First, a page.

This is not a main-line, WHQL driver. This is not even a mainstream beta driver. The beta GeForce 364.91 drivers (364.16 on Linux) are only available on the NVIDIA developer website, which, yes, is publicly accessible, but should probably not be installed unless you are intending to write software and every day counts. Also, some who have installed it claim that certain Vulkan demos stop working. I'm not sure whether that means the demo is out-of-date due to a rare conformance ambiguity, the driver has bugs, or the reports themselves are simply unreliable.
That said, if you are a software developer, and you don't mind rolling back if things go awry, you can check out the new version at NVIDIA's website. It updates Vulkan to 1.0.8, which is just documentation bugs and conformance tweaks. These things happen over time. In fact, the initial Vulkan release was actually Vulkan 1.0.3, if I remember correctly.
The driver also addresses issues with Vulkan and NVIDIA Optimus technologies, which is interesting. Optimus controls which GPU acts as primary in a laptop, switching between the discrete NVIDIA one and the Intel integrated one, depending on load and power. Vulkan and DirectX 12, however, expose all GPUs to the system. I'm curious how NVIDIA knows whether to sleep one or the other, and what that would look like to software that enumerates all compatible devices. Would it omit listing one of the GPUs? Or would it allow the software to wake the system out of Optimus should it want more performance?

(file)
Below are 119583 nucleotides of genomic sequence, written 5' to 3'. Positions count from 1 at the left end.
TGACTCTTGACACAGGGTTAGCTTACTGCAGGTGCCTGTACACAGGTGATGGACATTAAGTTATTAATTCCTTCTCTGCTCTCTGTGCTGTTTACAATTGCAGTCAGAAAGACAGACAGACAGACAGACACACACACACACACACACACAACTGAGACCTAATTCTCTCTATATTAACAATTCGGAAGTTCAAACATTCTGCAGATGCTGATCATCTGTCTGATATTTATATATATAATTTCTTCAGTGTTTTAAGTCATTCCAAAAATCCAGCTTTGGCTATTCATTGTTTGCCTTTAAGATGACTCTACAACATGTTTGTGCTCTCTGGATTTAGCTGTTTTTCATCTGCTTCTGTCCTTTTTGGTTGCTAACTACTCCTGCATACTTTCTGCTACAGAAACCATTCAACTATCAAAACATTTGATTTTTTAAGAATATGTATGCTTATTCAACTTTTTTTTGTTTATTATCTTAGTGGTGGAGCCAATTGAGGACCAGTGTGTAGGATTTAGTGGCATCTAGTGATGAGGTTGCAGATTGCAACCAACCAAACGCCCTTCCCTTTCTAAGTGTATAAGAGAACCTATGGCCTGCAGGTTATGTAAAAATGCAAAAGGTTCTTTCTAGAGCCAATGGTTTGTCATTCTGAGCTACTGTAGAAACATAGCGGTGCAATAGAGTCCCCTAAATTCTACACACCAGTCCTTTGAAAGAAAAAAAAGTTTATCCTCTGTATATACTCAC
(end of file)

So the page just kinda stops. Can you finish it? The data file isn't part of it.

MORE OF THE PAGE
Anywho, the driver is available now, but you probably should wait for official releases. The interesting thing is this seems to mean that NVIDIA will continue to release non-public Vulkan drivers. Hmm.
Your post made me wonder on
Your post made me wonder on who should make the decision on which gpu to activate. Should it be the application, the OS or the user. If I had a dgpu in my laptop, I probably would prefer to be in control of this, I.e. have a hardware button.
The OS should be in control
The OS should be in control with the user able to choose the GPU from an OS managed control panel. This one GPU but not the other integrated or discrete nonsense should have been fixed years ago. The OS should be able to utilize all the hardware plugged into the computer all of the time or the OS is not a real OS. If the integrated GPU does not have the power to do graphics along side the discrete GPU then the OS should make the SOC’s/APU’s integrated GPU available for non graphics gaming computations/physics/other while the discrete GPU manages the graphics and other compute also.
The OS should be able to support asymmetrical GPU Graphics/compute via the OS/Graphics APIs that come with the OS and GPU OEMs should be forced to follow the necessary API functionality that enables all GPU hardware to be available for use all of the time if that’s what the user wants. The user should have the option to use one or the other or Both/more GPUs from whatever maker, and any OS that does not have the ability to utilize all of the compute/graphics hardware on the device all of the time is a fake OS!